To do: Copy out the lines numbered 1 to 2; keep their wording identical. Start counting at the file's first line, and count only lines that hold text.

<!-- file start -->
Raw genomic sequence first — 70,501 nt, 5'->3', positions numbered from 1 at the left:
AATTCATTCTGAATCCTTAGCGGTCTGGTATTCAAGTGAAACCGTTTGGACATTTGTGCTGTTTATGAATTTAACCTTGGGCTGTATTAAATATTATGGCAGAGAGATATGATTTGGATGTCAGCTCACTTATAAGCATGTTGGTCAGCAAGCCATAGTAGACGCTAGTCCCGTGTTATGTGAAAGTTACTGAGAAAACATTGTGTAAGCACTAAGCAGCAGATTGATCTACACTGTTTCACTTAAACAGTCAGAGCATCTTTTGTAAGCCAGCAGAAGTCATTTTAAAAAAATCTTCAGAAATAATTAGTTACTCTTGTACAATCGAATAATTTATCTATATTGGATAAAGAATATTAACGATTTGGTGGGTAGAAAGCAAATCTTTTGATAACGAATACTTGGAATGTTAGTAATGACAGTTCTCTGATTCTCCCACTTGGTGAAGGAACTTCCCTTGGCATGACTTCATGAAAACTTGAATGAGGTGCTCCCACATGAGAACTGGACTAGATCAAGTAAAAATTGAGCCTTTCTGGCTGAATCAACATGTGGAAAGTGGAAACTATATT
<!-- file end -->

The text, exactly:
Raw genomic sequence first — 70,501 nt, 5'->3', positions numbered from 1 at the left:
AATTCATTCTGAATCCTTAGCGGTCTGGTATTCAAGTGAAACCGTTTGGACATTTGTGCTGTTTATGAATTTAACCTTGGGCTGTATTAAATATTATGGCAGAGAGATATGATTTGGATGTCAGCTCACTTATAAGCATGTTGGTCAGCAAGCCATAGTAGACGCTAGTCCCGTGTTATGTGAAAGTTACTGAGAAAACATTGTGTAAGCACTAAGCAGCAGATTGATCTACACTGTTTCACTTAAACAGTCAGAGCATCTTTTGTAAGCCAGCAGAAGTCATTTTAAAAAAATCTTCAGAAATAATTAGTTACTCTTGTACAATCGAATAATTTATCTATATTGGATAAAGAATATTAACGATTTGGTGGGTAGAAAGCAAATCTTTTGATAACGAATACTTGGAATGTTAGTAATGACAGTTCTCTGATTCTCCCACTTGGTGAAGGAACTTCCCTTGGCATGACTTCATGAAAACTTGAATGAGGTGCTCCCACATGAGAACTGGACTAGATCAAGTAAAAATTGAGCCTTTCTGGCTGAATCAACATGTGGAAAGTGGAAACTATATT